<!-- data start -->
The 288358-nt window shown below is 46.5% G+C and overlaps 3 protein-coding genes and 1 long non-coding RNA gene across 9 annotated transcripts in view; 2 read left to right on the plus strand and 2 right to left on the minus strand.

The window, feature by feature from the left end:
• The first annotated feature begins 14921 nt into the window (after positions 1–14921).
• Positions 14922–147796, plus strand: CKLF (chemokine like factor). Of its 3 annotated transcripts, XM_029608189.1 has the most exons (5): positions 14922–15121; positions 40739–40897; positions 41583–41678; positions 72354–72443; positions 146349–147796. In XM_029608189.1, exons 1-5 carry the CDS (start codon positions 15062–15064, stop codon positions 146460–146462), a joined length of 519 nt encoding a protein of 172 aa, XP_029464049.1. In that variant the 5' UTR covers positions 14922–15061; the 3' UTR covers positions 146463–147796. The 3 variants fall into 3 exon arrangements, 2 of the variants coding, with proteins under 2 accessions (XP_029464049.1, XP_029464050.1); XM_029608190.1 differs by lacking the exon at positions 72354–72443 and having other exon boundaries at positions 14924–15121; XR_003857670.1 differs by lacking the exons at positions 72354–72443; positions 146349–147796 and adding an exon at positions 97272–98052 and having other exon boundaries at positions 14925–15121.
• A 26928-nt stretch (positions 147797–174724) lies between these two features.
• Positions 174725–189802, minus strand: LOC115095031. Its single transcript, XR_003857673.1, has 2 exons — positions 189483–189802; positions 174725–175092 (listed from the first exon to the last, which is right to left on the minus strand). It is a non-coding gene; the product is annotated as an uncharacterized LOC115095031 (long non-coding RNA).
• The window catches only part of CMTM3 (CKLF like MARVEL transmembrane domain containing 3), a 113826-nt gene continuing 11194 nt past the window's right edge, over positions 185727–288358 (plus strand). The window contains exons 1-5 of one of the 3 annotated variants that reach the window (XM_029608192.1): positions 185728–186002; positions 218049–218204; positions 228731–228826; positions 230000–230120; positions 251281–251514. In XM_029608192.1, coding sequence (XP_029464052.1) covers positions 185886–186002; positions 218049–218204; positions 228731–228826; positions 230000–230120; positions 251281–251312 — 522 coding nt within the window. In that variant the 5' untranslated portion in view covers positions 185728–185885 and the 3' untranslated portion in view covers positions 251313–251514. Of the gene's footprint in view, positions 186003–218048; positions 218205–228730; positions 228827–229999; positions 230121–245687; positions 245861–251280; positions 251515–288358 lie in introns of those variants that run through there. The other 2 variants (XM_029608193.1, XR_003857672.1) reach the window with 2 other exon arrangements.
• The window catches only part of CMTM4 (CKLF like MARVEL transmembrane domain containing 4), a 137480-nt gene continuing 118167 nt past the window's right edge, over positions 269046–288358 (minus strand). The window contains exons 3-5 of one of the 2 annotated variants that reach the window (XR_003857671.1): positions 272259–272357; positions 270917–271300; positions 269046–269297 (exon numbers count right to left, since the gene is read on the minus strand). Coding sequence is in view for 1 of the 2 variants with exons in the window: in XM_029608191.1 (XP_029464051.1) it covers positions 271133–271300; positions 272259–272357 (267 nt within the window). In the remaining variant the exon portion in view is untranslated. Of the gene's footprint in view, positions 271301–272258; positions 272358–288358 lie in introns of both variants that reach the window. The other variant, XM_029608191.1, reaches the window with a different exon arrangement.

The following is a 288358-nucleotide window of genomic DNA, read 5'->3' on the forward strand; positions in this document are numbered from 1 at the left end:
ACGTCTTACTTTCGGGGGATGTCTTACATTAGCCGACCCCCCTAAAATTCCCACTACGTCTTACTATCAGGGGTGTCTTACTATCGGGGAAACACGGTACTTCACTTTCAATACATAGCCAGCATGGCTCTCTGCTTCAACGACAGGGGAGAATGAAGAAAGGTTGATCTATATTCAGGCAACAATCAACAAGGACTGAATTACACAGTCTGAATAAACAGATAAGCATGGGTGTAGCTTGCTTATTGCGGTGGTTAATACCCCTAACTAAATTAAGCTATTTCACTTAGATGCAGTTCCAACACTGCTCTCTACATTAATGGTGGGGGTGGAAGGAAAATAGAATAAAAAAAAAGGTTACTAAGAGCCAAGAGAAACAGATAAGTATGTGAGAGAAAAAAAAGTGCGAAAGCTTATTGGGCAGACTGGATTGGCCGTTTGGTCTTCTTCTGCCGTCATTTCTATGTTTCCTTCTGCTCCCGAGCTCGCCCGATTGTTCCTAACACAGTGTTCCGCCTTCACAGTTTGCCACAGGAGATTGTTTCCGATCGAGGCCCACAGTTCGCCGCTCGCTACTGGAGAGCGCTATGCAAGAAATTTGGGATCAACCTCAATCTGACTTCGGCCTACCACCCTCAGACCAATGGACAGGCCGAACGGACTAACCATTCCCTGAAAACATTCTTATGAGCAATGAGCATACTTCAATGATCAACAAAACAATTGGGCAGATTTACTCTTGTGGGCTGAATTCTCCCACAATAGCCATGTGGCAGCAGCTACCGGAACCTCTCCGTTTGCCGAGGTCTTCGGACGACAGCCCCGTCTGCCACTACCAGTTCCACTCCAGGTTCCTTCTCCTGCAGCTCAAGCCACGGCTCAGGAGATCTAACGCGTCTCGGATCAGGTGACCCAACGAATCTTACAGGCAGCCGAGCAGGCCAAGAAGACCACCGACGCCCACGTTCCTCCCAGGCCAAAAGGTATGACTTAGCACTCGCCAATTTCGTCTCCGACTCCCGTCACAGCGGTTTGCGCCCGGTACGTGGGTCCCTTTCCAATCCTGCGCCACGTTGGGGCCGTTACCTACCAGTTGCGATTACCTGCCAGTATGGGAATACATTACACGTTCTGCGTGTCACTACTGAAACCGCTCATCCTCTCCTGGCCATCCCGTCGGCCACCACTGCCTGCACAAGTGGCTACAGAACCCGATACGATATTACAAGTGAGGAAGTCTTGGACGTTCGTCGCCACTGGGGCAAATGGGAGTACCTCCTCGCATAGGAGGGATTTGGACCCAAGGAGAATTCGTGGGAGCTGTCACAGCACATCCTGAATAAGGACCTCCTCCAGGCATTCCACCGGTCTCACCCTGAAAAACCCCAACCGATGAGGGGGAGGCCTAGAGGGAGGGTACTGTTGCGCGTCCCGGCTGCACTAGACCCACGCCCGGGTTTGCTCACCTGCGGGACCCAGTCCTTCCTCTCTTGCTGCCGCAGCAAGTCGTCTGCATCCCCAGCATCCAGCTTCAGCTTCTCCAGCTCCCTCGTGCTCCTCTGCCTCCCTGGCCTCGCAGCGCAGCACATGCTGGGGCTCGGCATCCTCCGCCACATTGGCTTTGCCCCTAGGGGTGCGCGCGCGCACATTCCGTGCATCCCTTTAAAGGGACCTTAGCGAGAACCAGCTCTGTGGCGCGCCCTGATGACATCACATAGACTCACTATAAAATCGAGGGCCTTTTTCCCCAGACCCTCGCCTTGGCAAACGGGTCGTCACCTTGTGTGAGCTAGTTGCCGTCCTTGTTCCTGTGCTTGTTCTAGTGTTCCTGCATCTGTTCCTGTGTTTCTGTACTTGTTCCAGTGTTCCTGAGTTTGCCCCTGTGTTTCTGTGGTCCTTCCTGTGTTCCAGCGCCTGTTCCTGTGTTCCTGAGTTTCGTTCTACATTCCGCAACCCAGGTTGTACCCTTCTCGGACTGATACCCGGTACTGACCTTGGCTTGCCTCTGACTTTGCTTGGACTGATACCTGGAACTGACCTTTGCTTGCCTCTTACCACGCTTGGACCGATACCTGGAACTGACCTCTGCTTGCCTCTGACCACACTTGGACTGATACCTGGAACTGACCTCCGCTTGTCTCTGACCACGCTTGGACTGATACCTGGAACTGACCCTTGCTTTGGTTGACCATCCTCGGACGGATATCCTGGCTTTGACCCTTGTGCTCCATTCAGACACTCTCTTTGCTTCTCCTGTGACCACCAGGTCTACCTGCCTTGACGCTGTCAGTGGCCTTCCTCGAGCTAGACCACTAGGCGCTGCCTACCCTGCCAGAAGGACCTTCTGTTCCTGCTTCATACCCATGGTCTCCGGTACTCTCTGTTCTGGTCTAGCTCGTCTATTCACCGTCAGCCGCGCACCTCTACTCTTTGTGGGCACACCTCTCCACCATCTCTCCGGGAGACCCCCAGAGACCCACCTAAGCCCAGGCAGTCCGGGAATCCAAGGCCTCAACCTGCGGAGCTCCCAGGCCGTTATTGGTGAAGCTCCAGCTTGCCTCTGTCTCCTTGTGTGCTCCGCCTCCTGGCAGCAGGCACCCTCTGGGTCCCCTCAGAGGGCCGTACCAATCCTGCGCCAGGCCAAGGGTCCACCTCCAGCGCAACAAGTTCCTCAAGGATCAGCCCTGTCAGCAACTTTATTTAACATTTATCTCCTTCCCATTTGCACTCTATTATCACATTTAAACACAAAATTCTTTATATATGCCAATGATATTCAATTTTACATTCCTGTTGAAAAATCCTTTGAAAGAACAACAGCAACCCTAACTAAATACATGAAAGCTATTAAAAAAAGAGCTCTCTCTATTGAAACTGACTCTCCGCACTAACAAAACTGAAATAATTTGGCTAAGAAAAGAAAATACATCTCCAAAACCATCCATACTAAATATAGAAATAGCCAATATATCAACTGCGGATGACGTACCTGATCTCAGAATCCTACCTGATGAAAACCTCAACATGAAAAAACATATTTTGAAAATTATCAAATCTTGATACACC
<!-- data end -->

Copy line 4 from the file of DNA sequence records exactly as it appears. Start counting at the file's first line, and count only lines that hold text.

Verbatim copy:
• Positions 14922–147796, plus strand: CKLF (chemokine like factor). Of its 3 annotated transcripts, XM_029608189.1 has the most exons (5): positions 14922–15121; positions 40739–40897; positions 41583–41678; positions 72354–72443; positions 146349–147796. In XM_029608189.1, exons 1-5 carry the CDS (start codon positions 15062–15064, stop codon positions 146460–146462), a joined length of 519 nt encoding a protein of 172 aa, XP_029464049.1. In that variant the 5' UTR covers positions 14922–15061; the 3' UTR covers positions 146463–147796. The 3 variants fall into 3 exon arrangements, 2 of the variants coding, with proteins under 2 accessions (XP_029464049.1, XP_029464050.1); XM_029608190.1 differs by lacking the exon at positions 72354–72443 and having other exon boundaries at positions 14924–15121; XR_003857670.1 differs by lacking the exons at positions 72354–72443; positions 146349–147796 and adding an exon at positions 97272–98052 and having other exon boundaries at positions 14925–15121.